The iconography of this vase is emphatically martial. On the neck, a warrior appears between two horses; on the body is a procession of chariots. The painted decoration is enhanced by snakes added in clay. Snakes are traditionally associated with death because they can burrow under the ground and periodically shed their skin, a sign of renewal.
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Richter, Gisela M. A. 1953. Handbook of the Greek Collection. pp. 25, 175, pl. 15c, Cambridge, Mass.: Harvard University Press.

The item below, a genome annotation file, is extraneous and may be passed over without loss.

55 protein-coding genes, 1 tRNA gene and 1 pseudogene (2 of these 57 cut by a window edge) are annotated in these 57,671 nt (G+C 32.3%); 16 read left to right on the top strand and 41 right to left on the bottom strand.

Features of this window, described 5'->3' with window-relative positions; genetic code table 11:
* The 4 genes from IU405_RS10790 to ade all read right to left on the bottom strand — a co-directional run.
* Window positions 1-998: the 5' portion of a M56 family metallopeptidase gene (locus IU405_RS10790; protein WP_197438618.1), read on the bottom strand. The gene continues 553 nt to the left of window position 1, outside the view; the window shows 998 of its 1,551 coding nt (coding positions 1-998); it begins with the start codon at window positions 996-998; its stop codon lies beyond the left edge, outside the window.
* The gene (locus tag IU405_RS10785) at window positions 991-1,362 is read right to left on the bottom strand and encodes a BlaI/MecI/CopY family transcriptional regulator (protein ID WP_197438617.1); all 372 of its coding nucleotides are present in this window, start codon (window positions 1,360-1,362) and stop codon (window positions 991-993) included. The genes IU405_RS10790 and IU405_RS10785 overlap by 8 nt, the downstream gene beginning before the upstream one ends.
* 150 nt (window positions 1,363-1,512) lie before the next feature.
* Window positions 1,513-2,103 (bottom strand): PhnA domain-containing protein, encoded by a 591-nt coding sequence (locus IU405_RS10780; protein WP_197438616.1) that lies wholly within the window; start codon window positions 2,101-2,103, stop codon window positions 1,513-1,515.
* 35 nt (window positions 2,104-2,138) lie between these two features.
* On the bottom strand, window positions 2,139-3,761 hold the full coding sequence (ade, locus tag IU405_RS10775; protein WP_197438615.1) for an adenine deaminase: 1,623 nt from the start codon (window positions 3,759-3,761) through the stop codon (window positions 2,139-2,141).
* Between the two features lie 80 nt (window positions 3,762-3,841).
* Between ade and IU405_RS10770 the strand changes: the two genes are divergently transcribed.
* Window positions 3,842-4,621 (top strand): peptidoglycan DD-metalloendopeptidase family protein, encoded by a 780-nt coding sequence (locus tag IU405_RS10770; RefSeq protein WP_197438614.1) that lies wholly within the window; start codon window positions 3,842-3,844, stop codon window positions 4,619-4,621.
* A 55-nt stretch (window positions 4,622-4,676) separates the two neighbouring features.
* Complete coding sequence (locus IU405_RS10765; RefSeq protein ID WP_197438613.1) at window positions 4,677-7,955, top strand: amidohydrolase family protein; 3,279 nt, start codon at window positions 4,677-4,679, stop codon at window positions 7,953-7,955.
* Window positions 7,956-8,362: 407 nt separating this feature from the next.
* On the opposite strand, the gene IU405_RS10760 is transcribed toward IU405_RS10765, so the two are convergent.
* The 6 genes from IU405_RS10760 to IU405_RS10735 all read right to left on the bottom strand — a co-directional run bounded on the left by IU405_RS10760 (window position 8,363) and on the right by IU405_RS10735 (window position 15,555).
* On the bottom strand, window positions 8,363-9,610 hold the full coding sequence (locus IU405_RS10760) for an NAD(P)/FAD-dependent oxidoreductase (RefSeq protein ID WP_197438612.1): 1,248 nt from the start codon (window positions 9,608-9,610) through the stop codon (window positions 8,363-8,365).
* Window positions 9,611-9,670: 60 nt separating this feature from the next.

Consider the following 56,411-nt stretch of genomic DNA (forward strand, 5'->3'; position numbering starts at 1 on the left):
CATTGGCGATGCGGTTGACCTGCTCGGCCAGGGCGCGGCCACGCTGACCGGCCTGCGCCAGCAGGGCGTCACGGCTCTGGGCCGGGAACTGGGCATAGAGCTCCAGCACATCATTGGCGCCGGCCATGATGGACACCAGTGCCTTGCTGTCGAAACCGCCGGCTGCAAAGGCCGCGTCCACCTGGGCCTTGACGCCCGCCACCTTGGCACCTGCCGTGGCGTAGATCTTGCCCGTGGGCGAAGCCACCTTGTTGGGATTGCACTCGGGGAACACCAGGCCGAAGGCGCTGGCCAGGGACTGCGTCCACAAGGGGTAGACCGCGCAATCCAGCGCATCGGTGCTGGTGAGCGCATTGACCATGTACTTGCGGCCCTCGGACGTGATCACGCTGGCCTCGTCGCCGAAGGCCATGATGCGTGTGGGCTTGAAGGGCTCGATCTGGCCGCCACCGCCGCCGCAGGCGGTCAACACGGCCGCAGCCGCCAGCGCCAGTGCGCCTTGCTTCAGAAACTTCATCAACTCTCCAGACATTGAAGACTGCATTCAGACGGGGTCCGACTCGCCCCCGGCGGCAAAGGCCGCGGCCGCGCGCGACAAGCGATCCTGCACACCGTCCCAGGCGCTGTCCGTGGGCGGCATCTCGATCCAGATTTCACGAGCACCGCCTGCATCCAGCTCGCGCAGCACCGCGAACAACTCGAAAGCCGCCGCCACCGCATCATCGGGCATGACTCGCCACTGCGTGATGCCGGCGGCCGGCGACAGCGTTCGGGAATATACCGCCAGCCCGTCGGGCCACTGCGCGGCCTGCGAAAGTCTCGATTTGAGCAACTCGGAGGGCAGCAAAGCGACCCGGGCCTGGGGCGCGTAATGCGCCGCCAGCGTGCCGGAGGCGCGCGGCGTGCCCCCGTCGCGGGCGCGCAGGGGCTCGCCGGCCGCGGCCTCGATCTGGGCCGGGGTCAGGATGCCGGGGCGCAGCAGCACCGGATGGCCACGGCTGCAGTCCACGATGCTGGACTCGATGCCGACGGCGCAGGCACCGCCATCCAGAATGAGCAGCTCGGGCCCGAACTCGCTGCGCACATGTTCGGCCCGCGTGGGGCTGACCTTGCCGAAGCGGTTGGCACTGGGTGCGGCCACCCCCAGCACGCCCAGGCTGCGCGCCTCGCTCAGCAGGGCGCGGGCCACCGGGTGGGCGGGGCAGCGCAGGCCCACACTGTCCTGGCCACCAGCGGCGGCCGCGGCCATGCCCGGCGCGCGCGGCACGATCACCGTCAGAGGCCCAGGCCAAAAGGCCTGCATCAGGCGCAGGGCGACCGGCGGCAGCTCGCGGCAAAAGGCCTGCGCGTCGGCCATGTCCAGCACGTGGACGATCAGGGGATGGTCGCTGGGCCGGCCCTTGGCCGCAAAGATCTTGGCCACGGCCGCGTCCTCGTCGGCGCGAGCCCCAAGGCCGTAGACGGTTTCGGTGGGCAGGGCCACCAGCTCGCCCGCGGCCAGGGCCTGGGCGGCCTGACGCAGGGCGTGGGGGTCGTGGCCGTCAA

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von Bothmer, Dietrich. 1978. Antichnoe iskusstvo iz muzeia Metropoliten, Soedinennye Shtaty Ameriki: Katalog vystavki. no. 15, Moscow: Sovetskii Khudozhnik.
Moore, Mary B. 2004. "Horse Care as Depicted on Greek Vases before 400 B.C." Metropolitan Museum Journal, 39: pp. 35, 37-8, fig. 4.
Yatromanolakis, Dimitrios. 2016. Epigraphy of Art: Ancient Greek Vase-Inscriptions and Vase-Paintings p. 195 n. 59, Oxford: Archaeopress.